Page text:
Thursday, June 11, 2009

Netflix Short Director's Diary: Production

First shot of the day.

Kristin and I prepared as much as we could in ten days, but ultimately, we had no idea what to expect when we drove down to Asheville. Mystery is very alluring.

My assignment for this blog was to try and recreate the production diary I didn’t have time to keep during the shoot. But if I did, it would be a neurotic series of entries like: “5am, try to sleep for another hour. 7am, try not to barf.”

Instead, I will try to list a few of the moments of clarity I experienced during the process of making SAVE THE FUTURE. Think of them as notes to myself for future productions. I really hope there's another one soon.

  • Write two scripts (or outlines). You won’t use one, but it'll probably be another version of what you're trying to say, thus helping you strengthen your message.
  • Prep as much as you can, so you can kind of enjoy the shoot. (If you call being so exhausted you mix up everyone’s names and are at times reduced to communicating to actors in nonsensical strings of profanity enjoyable.)
  • Don’t worry about shaking hands with a man who just picked up a stillborn baby bird that fell out of its nest.
  • And don't worry about sleeping in a haunted house. Your brain will be so busy trying to get a metaphysical experience on the screen, you won't have time to scare yourself with ghosts.
  • Rain can be like playing with watercolors. Make the best of it.
  • Remember you still have time to rewrite dialog onset and during the edit (especially, if you’re working with VO). If you’re pressed for time, distill the meaning with people you trust. Dialog loves simplicity.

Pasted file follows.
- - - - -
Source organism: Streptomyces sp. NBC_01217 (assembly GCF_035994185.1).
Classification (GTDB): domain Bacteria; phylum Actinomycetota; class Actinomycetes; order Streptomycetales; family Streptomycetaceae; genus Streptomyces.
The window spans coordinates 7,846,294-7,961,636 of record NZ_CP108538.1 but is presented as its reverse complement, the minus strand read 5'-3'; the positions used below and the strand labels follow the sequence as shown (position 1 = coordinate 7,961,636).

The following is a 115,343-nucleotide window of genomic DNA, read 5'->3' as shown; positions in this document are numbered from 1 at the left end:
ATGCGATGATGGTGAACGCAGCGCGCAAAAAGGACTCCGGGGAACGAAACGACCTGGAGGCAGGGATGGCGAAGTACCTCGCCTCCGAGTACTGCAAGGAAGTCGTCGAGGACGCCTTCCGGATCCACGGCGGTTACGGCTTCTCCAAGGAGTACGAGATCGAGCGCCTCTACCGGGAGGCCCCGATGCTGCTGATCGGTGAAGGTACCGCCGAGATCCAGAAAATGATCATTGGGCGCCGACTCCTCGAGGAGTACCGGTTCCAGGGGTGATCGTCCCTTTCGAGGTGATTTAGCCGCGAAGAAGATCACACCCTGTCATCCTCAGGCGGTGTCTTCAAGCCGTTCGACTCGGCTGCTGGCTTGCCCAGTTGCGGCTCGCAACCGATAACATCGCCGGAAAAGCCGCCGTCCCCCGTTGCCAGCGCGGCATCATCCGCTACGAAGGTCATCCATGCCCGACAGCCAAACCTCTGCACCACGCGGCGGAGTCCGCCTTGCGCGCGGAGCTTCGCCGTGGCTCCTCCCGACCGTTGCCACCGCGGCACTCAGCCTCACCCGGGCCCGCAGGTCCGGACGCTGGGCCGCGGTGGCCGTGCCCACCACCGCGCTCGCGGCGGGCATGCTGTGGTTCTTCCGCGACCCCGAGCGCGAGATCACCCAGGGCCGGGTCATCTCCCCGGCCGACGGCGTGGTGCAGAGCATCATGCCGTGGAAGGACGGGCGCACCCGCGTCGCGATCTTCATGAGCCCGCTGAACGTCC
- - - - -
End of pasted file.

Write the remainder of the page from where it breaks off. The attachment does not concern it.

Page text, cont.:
• Let people do their work. (You know how it feels. Sometimes the muse only comes when you have a little privacy.)
  • Share. I couldn't have encountered a more generous group of artists in Asheville. There was no creative resource they wouldn’t have offered us for our project. I realized very quickly that I had met other people who believed that the act of creating something was the most important part. So no smallness showed up on set.
  • Take a bath in a claw-foot tub by candlelight even if it means putting off sleep another hour. You would have spent that hour unraveling anyway.
  • Chase geese. For Laduree’s ice cream shop, we stopped at a scrappy little restaurant with a red-striped awning in a country strip called “Poppy’s.” Bad hours, but took number. Meanwhile, had rural lead for field with flowers. Then Chusy suggested prep school lawn in town. Wasn’t interested, but went anyway. Too manicured; decided it was a wasted trip when we stumbled upon Exit 50, our poppy field. Way home from the restaurant Poppy’s, passed Philly Hoagie Shop. (Remember, this is the middle of North Carolina). Location was perfect for ice cream shop; hours were perfect, owner from South Philly and could not have been nicer. These synchronicities happened frequently, even through editing. Sometimes you’ve just gotta knock around a little.

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